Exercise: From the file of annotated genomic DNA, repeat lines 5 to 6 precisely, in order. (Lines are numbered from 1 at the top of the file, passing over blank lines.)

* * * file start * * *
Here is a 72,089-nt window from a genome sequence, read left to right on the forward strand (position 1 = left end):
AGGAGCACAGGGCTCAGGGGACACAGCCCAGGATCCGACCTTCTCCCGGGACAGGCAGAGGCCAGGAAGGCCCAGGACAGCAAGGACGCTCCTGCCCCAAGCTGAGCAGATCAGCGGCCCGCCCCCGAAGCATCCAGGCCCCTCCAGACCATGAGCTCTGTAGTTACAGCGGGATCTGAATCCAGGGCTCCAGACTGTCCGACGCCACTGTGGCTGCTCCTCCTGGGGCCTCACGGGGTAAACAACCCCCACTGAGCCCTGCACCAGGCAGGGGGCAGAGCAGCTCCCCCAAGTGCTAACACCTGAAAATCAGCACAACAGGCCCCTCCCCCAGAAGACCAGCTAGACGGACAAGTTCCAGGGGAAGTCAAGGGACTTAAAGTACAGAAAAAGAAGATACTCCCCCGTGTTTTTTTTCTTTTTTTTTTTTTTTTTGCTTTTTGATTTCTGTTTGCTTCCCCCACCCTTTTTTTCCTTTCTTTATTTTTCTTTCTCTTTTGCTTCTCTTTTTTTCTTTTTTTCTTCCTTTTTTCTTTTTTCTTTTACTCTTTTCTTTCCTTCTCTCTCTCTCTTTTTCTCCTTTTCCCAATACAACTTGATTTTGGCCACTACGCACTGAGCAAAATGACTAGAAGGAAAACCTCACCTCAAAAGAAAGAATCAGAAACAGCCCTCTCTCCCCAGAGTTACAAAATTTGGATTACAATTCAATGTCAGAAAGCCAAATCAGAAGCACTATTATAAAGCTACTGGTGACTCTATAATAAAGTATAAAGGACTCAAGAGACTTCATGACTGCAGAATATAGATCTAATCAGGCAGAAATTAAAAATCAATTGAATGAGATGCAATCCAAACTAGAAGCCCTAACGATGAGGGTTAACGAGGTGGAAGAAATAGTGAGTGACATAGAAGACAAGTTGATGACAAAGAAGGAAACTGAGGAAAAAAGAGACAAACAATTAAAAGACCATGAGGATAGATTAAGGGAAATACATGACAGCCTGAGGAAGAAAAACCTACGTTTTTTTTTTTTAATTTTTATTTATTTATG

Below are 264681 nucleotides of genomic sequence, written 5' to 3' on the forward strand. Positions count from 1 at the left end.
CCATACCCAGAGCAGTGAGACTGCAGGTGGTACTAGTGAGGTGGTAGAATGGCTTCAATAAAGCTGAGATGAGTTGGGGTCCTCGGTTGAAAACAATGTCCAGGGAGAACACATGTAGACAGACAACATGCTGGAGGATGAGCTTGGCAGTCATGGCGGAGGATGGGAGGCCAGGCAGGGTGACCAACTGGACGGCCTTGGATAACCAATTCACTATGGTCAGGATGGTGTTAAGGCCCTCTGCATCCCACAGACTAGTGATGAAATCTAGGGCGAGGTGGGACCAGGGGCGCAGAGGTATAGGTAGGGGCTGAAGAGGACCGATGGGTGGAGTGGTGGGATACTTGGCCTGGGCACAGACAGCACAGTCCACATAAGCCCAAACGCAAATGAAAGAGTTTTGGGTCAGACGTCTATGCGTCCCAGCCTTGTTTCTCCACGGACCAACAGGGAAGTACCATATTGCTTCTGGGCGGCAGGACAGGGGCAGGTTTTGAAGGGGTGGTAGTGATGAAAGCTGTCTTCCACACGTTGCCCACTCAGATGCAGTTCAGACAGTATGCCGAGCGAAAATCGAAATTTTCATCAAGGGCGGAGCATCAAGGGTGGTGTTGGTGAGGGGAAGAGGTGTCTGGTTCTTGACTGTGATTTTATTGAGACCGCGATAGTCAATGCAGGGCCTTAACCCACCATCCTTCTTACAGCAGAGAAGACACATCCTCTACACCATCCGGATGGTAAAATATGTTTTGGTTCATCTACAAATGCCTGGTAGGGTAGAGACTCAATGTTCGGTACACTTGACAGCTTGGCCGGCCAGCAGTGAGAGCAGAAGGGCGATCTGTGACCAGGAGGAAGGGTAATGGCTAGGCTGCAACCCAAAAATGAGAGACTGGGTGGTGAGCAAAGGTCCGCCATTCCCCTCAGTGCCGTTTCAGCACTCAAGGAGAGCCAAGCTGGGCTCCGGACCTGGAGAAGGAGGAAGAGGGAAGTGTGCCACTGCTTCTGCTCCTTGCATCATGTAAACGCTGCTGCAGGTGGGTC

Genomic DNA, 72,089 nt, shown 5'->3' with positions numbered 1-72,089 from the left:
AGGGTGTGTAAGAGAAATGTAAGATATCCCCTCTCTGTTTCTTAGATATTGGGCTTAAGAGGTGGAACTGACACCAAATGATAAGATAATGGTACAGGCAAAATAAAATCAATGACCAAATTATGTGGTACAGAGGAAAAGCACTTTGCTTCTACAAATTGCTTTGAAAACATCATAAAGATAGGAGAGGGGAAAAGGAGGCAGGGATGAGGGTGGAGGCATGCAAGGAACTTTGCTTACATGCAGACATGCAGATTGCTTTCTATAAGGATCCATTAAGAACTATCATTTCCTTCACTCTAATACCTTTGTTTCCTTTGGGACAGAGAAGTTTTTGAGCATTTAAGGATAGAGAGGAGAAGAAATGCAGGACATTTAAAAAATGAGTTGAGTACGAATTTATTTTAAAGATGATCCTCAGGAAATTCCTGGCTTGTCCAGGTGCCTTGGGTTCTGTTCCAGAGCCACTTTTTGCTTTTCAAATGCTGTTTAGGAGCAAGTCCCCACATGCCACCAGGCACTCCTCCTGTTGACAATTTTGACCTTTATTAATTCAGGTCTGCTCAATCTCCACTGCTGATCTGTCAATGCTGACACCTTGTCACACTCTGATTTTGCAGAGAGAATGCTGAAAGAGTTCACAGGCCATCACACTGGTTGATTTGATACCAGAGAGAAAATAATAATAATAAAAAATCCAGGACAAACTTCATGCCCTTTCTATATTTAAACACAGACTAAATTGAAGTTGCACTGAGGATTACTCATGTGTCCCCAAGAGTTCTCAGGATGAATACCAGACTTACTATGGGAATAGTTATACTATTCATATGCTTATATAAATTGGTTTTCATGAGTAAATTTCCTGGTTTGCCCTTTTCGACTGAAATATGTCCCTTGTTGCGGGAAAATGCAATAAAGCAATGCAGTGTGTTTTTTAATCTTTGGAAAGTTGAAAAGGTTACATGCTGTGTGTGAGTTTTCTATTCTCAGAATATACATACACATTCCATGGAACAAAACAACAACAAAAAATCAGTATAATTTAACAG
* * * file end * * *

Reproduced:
Genomic DNA, 72,089 nt, shown 5'->3' with positions numbered 1-72,089 from the left:
AGGGTGTGTAAGAGAAATGTAAGATATCCCCTCTCTGTTTCTTAGATATTGGGCTTAAGAGGTGGAACTGACACCAAATGATAAGATAATGGTACAGGCAAAATAAAATCAATGACCAAATTATGTGGTACAGAGGAAAAGCACTTTGCTTCTACAAATTGCTTTGAAAACATCATAAAGATAGGAGAGGGGAAAAGGAGGCAGGGATGAGGGTGGAGGCATGCAAGGAACTTTGCTTACATGCAGACATGCAGATTGCTTTCTATAAGGATCCATTAAGAACTATCATTTCCTTCACTCTAATACCTTTGTTTCCTTTGGGACAGAGAAGTTTTTGAGCATTTAAGGATAGAGAGGAGAAGAAATGCAGGACATTTAAAAAATGAGTTGAGTACGAATTTATTTTAAAGATGATCCTCAGGAAATTCCTGGCTTGTCCAGGTGCCTTGGGTTCTGTTCCAGAGCCACTTTTTGCTTTTCAAATGCTGTTTAGGAGCAAGTCCCCACATGCCACCAGGCACTCCTCCTGTTGACAATTTTGACCTTTATTAATTCAGGTCTGCTCAATCTCCACTGCTGATCTGTCAATGCTGACACCTTGTCACACTCTGATTTTGCAGAGAGAATGCTGAAAGAGTTCACAGGCCATCACACTGGTTGATTTGATACCAGAGAGAAAATAATAATAATAAAAAATCCAGGACAAACTTCATGCCCTTTCTATATTTAAACACAGACTAAATTGAAGTTGCACTGAGGATTACTCATGTGTCCCCAAGAGTTCTCAGGATGAATACCAGACTTACTATGGGAATAGTTATACTATTCATATGCTTATATAAATTGGTTTTCATGAGTAAATTTCCTGGTTTGCCCTTTTCGACTGAAATATGTCCCTTGTTGCGGGAAAATGCAATAAAGCAATGCAGTGTGTTTTTTAATCTTTGGAAAGTTGAAAAGGTTACATGCTGTGTGTGAGTTTTCTATTCTCAGAATATACATACACATTCCATGGAACAAAACAACAACAAAAAATCAGTATAATTTAACAG